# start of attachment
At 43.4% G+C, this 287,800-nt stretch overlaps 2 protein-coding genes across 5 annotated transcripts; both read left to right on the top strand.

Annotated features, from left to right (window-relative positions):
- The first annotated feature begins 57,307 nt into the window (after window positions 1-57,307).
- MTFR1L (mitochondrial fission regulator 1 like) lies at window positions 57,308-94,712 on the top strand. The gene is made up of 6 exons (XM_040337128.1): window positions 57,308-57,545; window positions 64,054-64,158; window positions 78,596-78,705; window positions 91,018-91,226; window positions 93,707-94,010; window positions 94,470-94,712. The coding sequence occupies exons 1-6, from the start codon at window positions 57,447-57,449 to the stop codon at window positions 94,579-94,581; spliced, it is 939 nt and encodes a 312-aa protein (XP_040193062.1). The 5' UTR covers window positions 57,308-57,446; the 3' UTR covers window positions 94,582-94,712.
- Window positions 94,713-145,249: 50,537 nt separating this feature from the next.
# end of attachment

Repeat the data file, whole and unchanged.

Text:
At 43.4% G+C, this 287,800-nt stretch overlaps 2 protein-coding genes across 5 annotated transcripts; both read left to right on the top strand.

Annotated features, from left to right (window-relative positions):
- The first annotated feature begins 57,307 nt into the window (after window positions 1-57,307).
- MTFR1L (mitochondrial fission regulator 1 like) lies at window positions 57,308-94,712 on the top strand. The gene is made up of 6 exons (XM_040337128.1): window positions 57,308-57,545; window positions 64,054-64,158; window positions 78,596-78,705; window positions 91,018-91,226; window positions 93,707-94,010; window positions 94,470-94,712. The coding sequence occupies exons 1-6, from the start codon at window positions 57,447-57,449 to the stop codon at window positions 94,579-94,581; spliced, it is 939 nt and encodes a 312-aa protein (XP_040193062.1). The 5' UTR covers window positions 57,308-57,446; the 3' UTR covers window positions 94,582-94,712.
- Window positions 94,713-145,249: 50,537 nt separating this feature from the next.